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Common examples of vandalism

It's natural for human beings to draw, paint and decorate their environments, but when it comes to doing this on another person's property without permission, it's referred to as vandalism and it's unlawful. Vandalism as a crime encompasses a broad range of things.

Vandalism is typically defined as a willful act intended to alter, destroy, deface or significantly change another person's property. It may include the following acts:

-- Keying or using something else to scratch paint off someone's vehicle

-- Breaking windows

-- Defacing a piece of public property

-- Making graffiti on someone's property

-- Egging a person's window or vehicle

-- Spray painting someone's property in order to deface it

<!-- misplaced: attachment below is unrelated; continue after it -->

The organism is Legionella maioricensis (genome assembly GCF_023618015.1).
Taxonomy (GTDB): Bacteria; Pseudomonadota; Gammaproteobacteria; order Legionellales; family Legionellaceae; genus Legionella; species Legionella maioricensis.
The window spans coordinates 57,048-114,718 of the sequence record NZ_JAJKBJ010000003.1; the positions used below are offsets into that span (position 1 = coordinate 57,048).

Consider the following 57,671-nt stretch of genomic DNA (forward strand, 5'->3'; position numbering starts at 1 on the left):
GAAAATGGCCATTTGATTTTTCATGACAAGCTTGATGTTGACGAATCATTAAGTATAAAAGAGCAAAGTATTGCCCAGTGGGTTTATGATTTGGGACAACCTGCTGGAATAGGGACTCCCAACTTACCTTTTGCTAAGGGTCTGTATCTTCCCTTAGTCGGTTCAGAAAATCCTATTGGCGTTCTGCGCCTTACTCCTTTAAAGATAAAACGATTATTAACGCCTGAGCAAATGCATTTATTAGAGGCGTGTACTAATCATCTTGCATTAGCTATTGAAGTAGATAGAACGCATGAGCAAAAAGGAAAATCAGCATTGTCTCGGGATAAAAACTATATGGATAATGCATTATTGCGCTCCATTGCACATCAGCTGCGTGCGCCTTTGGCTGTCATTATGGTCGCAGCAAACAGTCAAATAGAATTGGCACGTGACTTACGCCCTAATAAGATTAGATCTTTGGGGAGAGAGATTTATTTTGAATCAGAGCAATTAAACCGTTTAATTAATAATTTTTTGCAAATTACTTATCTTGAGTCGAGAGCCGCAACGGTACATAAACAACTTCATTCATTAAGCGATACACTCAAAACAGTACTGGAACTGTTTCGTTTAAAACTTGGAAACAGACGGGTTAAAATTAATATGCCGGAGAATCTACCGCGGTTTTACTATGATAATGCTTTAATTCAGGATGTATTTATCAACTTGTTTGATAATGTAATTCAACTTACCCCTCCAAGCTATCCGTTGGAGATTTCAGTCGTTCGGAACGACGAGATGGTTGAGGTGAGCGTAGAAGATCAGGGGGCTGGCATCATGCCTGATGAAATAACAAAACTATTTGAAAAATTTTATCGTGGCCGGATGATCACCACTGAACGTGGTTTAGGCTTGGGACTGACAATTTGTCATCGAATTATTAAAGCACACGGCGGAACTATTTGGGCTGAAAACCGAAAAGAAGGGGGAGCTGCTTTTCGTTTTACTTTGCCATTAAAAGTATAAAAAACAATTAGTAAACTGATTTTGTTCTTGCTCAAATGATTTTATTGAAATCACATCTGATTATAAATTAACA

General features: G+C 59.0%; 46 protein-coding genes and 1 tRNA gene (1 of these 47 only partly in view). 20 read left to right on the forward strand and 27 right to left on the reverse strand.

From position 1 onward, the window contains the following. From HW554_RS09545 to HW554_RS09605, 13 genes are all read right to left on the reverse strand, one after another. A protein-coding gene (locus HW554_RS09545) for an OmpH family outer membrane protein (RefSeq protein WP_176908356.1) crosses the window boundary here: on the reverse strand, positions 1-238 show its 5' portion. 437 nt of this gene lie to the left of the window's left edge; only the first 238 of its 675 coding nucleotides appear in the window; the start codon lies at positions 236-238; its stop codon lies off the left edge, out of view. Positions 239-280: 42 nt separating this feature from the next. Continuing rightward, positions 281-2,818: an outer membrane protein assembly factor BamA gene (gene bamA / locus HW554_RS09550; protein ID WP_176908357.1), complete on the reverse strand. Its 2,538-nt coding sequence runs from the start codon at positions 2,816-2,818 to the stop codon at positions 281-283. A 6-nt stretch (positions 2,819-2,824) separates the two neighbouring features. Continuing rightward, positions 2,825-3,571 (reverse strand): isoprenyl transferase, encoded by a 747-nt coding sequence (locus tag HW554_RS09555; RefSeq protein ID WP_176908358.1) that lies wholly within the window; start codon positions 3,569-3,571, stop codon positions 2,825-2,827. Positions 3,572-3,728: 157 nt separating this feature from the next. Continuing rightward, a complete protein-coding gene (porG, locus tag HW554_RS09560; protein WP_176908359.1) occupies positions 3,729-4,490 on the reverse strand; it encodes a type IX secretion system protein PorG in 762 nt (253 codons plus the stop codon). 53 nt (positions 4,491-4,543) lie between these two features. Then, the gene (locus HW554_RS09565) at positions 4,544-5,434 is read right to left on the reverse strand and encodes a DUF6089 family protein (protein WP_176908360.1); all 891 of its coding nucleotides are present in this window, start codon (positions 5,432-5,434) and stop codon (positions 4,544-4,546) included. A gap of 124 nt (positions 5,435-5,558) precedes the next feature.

-- Slashing a vehicle's tires

-- Changing or pulling down street signs

-- Damaging or kicking someone's property

-- Defacing a park bench in any way

Charges relating to vandalism may also arise out of a person simply possessing objects or tools that are likely to be used for the purpose of committing vandalism. These objects might include spray paint, normal paint, permanent markers, glass cutters, drill bits or other substances and items.

Sometimes Wisconsin residents are wrongly accused of vandalism. For example, you might get arrested simply because you were around some friends who had committed vandalism after the fact. Or, maybe you were with a group of friends who started to vandalize property and police associated you with them. If you've been wrongly accused of vandalism, you can defend yourself against the charges in court with the assistance of an experienced criminal defense attorney.

Source: FindLaw, "Vandalism," accessed June 02, 2017

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